• p jump to the N% position, where 0% is the first line and 100% the last line of the file.


Read some file:

$ less example.txt

Pipe "dmesg" into "less" so that the dmesg does not scroll off the screen:

$ dmesg | less


od edit

Lets you view binary files by outputting octal representation, hexadecimal representation and more. See also Od.


View a file in octal format:

$ od wordlist.dat
0000000 064506 071562 006564 051412 061545 067157 006544 040412
0000020 070160 062554 005015 072522 061155 062554 005015 061501

View a file in hex format:

$ od -x wordlist.dat
0000000 6946 7372 0d74 530a 6365 6e6f 0d64 410a
0000020 7070 656c 0a0d 7552 626d 656c 0a0d 6341

View a file in character format:

$ od -c wordlist.dat
0000000   F   i   r   s   t  \r  \n   S   e   c   o   n   d  \r  \n   A
0000020   p   p   l   e  \r  \n   R   u   m   b   l   e  \r  \n


head edit

Outputs 10 lines or other count of lines from the head (top) of a file, files or standard input. See also tail, outputting last lines.


  • head wordlist.dat
    • Outputs first 10 lines of the file.
  • head -n 2 wordlist.dat
    • Outputs first 2 lines of the file.
  • head -2 wordlist.dat
    • Outputs first 2 lines of the file. A legacy option no longer supported by POSIX, still supported by GNU head.
  • seq 10 | head -n -2
    • In GNU head, outputs all but the last 2 lines of the input stream, in this case of 1 ... 10. A GNU extension not supported by POSIX.
  • seq 10 | sed 2q
    • A sed alternative that avoids head, outputting the first two lines.


hexdump edit

Hexdump is a command-line tool used to show the raw bytes of a file in various ways including hexadecimal, available on Linux, FreeBDS, OS X, and other platforms. Hexdump is not part of traditional Unix systems or GNU commands, and does not seem to be covered by POSIX. A similar tool is #od (POSIX covered) and #xxd.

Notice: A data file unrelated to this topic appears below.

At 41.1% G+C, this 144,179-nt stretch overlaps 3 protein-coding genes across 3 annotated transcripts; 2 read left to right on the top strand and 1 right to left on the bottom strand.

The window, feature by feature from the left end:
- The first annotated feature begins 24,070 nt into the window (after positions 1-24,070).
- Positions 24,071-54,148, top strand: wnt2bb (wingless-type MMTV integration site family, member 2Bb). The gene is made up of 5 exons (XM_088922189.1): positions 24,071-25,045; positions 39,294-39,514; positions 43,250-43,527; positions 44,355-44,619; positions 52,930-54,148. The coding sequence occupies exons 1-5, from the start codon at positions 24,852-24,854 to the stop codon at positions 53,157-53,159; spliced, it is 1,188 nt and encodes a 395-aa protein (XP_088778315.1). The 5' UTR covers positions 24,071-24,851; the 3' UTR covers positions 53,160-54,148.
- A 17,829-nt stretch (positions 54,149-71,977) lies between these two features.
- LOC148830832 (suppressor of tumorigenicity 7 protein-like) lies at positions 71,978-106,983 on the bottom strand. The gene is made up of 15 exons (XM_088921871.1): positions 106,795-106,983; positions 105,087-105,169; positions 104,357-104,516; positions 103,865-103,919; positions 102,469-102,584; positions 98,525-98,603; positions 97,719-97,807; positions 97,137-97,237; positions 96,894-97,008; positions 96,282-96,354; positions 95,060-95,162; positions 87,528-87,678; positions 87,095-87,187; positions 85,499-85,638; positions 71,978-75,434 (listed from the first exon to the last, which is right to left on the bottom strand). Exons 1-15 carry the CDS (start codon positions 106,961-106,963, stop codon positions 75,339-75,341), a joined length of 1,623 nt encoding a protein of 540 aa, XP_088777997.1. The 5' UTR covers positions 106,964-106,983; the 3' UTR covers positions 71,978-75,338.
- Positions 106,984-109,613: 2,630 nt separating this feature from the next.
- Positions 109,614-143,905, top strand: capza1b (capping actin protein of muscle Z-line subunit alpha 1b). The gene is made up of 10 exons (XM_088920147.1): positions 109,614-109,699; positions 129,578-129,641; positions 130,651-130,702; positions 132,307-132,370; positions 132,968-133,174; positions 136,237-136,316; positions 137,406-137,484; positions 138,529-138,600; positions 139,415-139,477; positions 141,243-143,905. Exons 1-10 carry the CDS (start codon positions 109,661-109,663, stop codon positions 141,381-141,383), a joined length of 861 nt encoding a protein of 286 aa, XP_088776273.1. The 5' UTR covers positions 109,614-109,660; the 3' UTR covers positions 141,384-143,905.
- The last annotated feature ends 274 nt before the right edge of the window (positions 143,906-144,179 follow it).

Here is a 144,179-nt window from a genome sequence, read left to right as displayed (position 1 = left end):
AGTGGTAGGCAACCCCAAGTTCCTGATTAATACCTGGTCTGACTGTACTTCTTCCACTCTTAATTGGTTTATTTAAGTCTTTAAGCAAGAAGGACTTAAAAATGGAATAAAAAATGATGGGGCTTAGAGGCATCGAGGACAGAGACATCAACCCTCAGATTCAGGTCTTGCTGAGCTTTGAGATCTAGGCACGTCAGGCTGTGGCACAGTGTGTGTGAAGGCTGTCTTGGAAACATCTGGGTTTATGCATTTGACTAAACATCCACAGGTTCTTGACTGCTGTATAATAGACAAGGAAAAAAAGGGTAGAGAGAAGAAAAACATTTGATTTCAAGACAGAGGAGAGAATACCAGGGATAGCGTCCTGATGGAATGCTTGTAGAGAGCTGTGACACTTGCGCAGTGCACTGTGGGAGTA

Examples of hexdump use:

  • hexdump myfile
    • Outputs hexadecimal of the file content, with no ASCII. Seems to default to outputting 16-bit chunks separated by space, 16 bytes per line.
  • hexdump -C myfile
    • Outputs bytes in hexadecimal, each byte separated by a space, together with ASCII at a right column.
  • hexdump -v -e '"" 1/1 "%02X" " "' myfile
    • Outputs the bytes in hexadecimal using capitalized letters, each byte separated by a space. The first "" specifies and empty prefix, while the last " " specifies a single-space suffix.


xxd edit

Outputs hexadecimal content of a file or standard input, or creates a file based on a hex dump. Not covered by POSIX and not part of GNU tools; seems to be part of Vim project, distributed with it.


  • xxd myfile
    • Outputs hexadecimal output together with ASCII at a right column; the default seems to be to output 16-bit space-separated chunks. Does not seem to respect the endianness of the platform in these 16-bit chunks.
  • xxd -g 1 myfile
    • As above but separating each byte by a space.
  • xxd -b myfile.
    • Outputs binary output.


tail edit

Outputs last 10 lines or other specified number of lines or bytes of the file, files or standard input. Its counterpart is #head. Whether POSIX allows multiple input files is unclear.


  • tail wordlist.dat
    • Outputs last 10 lines.
  • tail -n 2 wordlist.dat
    • Outputs last 2 lines.
  • tail -2 wordlist.dat
    • Outputs last 2 lines. A legacy option no longer supported by POSIX, still supported by GNU tail.
  • printf hello | tail -c 2
    • Outputs two last bytes/characters of the input, and thus, "lo".
  • tail file1.txt file2.txt
    • In GNU tail, processes multiple files, introducing the output for each file with a header.

The -f option displays the tail, then waits for and displays any new options to the file. This is normally used to watch log files. (The next example has only three lines from tail, but the 80-column terminal was too narrow, so the lines were broken into five lines.)

$ tail -f /var/log/messages
Apr 14 00:05:33 redserver sshd[1575]: Accepted password for rumbear from 24.52.1
45.23 port 33372 ssh2
Apr 14 00:05:34 redserver sshd[1594]: subsystem request for sftp
Apr 14 00:06:35 redserver sshd[1594]: Received disconnect from 11
: Disconnect requested by Windows SSH Client.